4. Further, Augustine says (Gn ad lit. vii, 24) that man's body was made during the work of the six days, according to the causal virtues which God inserted in corporeal creatures; and that afterwards it was actually produced. But what pre-exists in the corporeal creature by reason of causal virtues can be produced by some corporeal body. Therefore the human body was produced by some created power, and not immediately by God.
On the contrary It is written (Si 17,1): "God created man out of the earth."
I answer that The first formation of the human body could not be by the instrumentality of any created power, but was immediately from God. Some, indeed, supposed that the forms which are in corporeal matter are derived from some immaterial forms; but the Philosopher refutes this opinion (Metaph. vii), for the reason that forms cannot be made in themselves, but only in the composite, as we have explained (Question , Article ); and because the agent must be like its effect, it is not fitting that a pure form, not existing in matter, should produce a form which is in matter, and which form is only made by the fact that the composite is made. So a form which is in matter can only be the cause of another form that is in matter, according as composite is made by composite. Now God, though He is absolutely immaterial, can alone by His own power produce matter by creation: wherefore He alone can produce a form in matter, without the aid of any preceding material form. For this reason the angels cannot transform a body except by making use of something in the nature of a seed, as Augustine says (De Trin. iii, 19). Therefore as no pre-existing body has been formed whereby another body of the same species could be generated, the first human body was of necessity made immediately by God.
Reply to Objection: 1. Although the angels are the ministers of God, as regards what He does in bodies, yet God does something in bodies beyond the angels' power, as, for instance, raising the dead, or giving sight to the blind: and by this power He formed the body of the first man from the slime of the earth. Nevertheless the angels could act as ministers in the formation of the body of the first man, in the same way as they will do at the last resurrection by collecting the dust.
2. Perfect animals, produced from seed, cannot be made by the sole power of a heavenly body, as Avicenna imagined; although the power of a heavenly body may assist by co-operation in the work of natural generation, as the Philosopher says (Phys. ii, 26), "man and the sun beget man from matter." For this reason, a place of moderate temperature is required for the production of man and other animals. But the power of heavenly bodies suffices for the production of some imperfect animals from properly disposed matter: for it is clear that more conditions are required to produce a perfect than an imperfect thing.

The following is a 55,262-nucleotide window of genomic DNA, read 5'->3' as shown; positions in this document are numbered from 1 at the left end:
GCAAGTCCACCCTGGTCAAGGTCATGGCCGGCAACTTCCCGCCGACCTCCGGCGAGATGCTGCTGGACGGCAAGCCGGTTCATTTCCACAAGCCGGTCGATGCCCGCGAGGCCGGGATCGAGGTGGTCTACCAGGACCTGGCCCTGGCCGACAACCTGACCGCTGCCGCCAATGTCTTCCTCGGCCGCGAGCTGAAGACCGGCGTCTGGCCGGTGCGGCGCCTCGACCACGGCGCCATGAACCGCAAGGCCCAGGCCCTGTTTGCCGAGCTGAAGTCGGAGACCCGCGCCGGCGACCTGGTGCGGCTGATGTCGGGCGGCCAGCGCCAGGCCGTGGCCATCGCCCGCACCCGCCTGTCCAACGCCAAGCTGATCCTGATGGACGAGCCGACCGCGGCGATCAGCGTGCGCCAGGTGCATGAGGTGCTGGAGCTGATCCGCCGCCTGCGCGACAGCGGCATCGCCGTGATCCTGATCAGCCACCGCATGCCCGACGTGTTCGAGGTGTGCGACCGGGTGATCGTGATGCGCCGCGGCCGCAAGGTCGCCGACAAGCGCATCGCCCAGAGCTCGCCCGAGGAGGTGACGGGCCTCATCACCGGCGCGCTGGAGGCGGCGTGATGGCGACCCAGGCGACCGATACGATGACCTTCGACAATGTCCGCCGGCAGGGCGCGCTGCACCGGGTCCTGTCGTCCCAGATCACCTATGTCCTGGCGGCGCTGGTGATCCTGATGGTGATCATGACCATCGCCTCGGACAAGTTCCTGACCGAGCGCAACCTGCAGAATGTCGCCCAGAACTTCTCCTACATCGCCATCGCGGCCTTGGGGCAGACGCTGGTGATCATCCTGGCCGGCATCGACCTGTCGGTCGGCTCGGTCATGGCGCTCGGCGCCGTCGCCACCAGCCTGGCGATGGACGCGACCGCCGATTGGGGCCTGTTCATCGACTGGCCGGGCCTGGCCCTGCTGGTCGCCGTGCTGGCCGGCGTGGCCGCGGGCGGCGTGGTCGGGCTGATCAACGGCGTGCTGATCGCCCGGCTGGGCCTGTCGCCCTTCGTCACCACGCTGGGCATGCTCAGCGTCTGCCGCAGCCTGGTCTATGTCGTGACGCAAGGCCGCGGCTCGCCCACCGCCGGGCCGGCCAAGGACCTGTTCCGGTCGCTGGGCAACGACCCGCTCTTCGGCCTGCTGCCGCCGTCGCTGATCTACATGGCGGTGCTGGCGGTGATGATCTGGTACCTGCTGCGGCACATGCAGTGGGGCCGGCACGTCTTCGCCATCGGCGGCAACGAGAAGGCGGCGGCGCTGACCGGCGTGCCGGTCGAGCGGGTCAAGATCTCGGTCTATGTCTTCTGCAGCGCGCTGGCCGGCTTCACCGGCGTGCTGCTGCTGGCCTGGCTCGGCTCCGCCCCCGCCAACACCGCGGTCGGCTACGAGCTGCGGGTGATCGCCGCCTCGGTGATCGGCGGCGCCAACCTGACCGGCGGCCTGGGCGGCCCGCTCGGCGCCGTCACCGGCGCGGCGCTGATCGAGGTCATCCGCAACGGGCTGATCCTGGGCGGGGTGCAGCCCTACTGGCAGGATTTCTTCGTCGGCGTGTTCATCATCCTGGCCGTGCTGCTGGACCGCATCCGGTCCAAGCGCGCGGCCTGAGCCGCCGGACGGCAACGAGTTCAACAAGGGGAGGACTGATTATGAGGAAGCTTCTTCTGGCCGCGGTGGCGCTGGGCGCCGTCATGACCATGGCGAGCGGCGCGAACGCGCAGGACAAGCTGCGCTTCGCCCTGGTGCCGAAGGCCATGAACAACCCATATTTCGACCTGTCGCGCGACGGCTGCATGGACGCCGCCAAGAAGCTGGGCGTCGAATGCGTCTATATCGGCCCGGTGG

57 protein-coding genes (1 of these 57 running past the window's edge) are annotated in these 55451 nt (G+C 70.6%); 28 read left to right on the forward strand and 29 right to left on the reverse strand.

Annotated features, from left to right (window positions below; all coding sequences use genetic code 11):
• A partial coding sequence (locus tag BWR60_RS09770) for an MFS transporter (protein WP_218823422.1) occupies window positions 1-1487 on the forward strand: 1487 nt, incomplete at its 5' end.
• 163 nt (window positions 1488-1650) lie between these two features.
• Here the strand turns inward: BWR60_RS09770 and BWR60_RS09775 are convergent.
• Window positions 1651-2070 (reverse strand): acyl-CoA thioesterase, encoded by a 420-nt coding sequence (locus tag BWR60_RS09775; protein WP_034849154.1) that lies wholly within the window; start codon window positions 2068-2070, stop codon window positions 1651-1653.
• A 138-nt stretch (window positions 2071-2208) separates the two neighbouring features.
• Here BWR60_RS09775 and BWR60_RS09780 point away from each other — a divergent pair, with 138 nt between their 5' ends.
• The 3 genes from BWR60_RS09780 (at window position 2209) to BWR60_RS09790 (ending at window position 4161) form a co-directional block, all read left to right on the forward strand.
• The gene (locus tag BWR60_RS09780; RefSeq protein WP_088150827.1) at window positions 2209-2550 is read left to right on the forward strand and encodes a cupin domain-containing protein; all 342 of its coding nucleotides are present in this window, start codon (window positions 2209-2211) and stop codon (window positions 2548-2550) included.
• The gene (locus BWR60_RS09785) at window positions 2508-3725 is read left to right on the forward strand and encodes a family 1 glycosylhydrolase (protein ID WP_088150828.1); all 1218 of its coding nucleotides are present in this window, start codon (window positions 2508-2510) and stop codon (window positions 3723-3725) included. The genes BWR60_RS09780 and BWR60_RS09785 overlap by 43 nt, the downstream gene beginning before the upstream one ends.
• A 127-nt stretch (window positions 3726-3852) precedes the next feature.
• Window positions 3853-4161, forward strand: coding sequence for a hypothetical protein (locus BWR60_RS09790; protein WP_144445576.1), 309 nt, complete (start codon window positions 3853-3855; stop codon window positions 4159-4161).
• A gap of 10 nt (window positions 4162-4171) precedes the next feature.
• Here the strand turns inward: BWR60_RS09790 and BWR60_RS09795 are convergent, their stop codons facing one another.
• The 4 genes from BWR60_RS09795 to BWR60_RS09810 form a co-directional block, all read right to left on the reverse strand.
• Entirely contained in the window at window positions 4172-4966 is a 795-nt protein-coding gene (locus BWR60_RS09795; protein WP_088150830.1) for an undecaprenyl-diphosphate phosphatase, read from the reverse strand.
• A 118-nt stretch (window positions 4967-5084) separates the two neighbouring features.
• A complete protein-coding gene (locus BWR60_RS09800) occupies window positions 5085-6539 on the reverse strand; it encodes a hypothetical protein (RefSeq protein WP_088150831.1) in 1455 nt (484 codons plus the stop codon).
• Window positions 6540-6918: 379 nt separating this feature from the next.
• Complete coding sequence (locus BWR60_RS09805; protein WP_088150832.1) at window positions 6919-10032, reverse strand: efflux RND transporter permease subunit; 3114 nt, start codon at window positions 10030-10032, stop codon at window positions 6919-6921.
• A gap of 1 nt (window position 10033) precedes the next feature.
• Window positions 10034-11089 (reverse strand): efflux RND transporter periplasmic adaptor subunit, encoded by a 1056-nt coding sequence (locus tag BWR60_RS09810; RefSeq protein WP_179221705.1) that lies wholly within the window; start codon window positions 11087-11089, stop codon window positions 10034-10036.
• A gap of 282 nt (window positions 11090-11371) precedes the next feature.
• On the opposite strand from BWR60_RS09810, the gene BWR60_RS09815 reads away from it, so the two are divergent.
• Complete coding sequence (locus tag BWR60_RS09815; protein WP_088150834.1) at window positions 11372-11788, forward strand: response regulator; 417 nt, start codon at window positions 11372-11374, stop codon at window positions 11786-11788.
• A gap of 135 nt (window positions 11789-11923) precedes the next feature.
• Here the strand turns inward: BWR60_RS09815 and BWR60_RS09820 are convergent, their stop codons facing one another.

3. The movement of the heavens causes natural changes; but not changes that surpass the order of nature, and are caused by the Divine Power alone, as for the dead to be raised to life, or the blind to see: like to which also is the making of man from the slime of the earth.
4. An effect may be said to pre-exist in the causal virtues of creatures, in two ways. First, both in active and in passive potentiality, so that not only can it be produced out of pre-existing matter, but also that some pre-existing creature can produce it. Secondly, in passive potentiality only; that is, that out of pre-existing matter it can be produced by God. In this sense, according to Augustine, the human body pre-existed in the previous work in their causal virtues.
Objection: 1. It would seem that the body of man was not given an apt disposition. For since man is the noblest of animals, his body ought to be the best disposed in what is proper to an animal, that is, in sense and movement. But some animals have sharper senses and quicker movement than man; thus dogs have a keener smell, and birds a swifter flight. Therefore man's body was not aptly disposed.
2. Further, perfect is what lacks nothing. But the human body lacks more than the body of other animals, for these are provided with covering and natural arms of defense, in which man is lacking. Therefore the human body is very imperfectly disposed.
3. Further, man is more distant from plants than he is from the brutes. But plants are erect in stature, while brutes are prone in stature. Therefore man should not be of erect stature.
On the contrary It is written (Qo 7,30): "God made man right."
I answer that All natural things were produced by the Divine art, and so may be called God's works of art. Now every artist intends to give to his work the best disposition; not absolutely the best, but the best as regards the proposed end; and even if this entails some defect, the artist cares not: thus, for instance, when man makes himself a saw for the purpose of cutting, he makes it of iron, which is suitable for the object in view; and he does not prefer to make it of glass, though this be a more beautiful material, because this very beauty would be an obstacle to the end he has in view. Therefore God gave to each natural being the best disposition; not absolutely so, but in the view of its proper end. This is what the Philosopher says (Phys. ii, 7): "And because it is better so, not absolutely, but for each one's substance."